In an earlier blog I wrote about using waterstone grinding sticks to shape my pieces of work.
In that article I wrote about using them wet, and creating a slurry. This helps to grind down both the stone and the stick and creates smooth compound- and transition-curves in the least possible time.
But on a recent workpiece, a remembrance poppy, I needed to highlight only the raised detail of the faces and wanted to leave the concave areas unpolished, though not rough.
So, once the petals were formed by using first a large grinding wheel, then a small one, I used small sticks (~3 mm square) to gently grind down the whole piece at 600, 1000 and then used a large stick of 8000 on the raised areas. This left the depressions with a silvery-white satiny patina in the concave areas, and the ridges with a semi-polished finish. Perfect!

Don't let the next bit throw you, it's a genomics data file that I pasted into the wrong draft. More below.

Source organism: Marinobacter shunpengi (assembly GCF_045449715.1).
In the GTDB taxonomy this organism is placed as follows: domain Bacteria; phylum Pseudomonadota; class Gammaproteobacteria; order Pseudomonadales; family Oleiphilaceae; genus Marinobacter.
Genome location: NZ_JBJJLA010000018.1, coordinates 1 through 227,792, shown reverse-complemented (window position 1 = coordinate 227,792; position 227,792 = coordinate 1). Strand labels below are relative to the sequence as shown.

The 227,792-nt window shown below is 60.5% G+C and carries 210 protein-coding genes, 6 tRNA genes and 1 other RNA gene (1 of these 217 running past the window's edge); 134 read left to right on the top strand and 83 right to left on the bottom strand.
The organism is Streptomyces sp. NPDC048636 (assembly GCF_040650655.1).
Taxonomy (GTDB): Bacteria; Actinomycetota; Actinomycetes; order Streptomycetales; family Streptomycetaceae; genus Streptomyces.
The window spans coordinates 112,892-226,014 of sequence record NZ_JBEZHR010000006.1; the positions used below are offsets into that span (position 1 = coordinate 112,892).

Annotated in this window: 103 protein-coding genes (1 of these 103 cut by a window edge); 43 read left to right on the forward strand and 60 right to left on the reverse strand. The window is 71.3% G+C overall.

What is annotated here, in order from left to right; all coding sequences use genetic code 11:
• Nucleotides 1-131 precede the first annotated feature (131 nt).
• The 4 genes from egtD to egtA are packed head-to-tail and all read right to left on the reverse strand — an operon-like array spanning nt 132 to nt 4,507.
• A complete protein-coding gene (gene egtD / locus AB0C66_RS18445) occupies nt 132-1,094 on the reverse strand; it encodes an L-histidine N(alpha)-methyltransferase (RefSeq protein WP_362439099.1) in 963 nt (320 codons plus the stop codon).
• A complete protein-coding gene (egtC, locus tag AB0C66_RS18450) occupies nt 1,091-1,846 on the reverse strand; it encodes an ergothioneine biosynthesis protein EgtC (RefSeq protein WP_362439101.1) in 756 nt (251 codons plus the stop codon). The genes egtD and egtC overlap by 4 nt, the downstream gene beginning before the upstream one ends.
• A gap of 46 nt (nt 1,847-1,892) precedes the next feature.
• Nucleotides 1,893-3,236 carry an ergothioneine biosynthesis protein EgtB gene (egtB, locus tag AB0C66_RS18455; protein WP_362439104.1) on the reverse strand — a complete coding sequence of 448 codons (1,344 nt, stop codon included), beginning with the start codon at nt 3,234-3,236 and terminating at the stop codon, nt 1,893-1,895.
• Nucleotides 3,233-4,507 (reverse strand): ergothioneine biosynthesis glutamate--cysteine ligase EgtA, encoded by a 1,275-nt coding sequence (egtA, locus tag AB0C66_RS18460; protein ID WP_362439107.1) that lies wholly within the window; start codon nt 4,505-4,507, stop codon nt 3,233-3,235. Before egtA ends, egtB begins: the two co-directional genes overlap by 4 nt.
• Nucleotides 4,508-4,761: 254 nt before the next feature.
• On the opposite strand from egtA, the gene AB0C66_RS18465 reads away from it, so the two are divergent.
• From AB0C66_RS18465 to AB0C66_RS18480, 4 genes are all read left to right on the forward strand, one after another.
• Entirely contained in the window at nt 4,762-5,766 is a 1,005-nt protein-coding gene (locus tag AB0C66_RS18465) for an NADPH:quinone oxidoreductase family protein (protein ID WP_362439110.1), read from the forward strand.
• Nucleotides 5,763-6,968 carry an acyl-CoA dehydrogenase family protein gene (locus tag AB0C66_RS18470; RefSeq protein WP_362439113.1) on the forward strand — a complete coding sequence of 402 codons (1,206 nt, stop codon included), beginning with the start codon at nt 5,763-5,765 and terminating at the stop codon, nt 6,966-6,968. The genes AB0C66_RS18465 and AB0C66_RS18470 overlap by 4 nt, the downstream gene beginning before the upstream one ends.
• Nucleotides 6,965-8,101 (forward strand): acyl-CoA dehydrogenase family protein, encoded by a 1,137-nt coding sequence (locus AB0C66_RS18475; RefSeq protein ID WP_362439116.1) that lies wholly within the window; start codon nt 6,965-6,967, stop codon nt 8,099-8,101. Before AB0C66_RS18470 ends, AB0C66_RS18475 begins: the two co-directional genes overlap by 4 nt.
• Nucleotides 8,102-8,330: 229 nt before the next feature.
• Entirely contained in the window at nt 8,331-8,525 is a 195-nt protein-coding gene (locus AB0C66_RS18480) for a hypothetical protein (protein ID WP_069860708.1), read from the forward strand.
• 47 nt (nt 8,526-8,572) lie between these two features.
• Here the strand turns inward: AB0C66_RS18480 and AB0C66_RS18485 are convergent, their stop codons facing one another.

So always be on the lookout for how to produce a different finish, or using your tools in a different way – it can pay dividends!
There are additional pictures of the poppy in the Recent Work section.
On this page I intend to add monthly updates on aspects of jade carving. I also plan to invite more experienced carvers to offer a "master-class" on a particular subject of their choice. With this I hope to enthuse both the novice and the expert in this ancient and beautiful art-form/craft. And comments are welcome!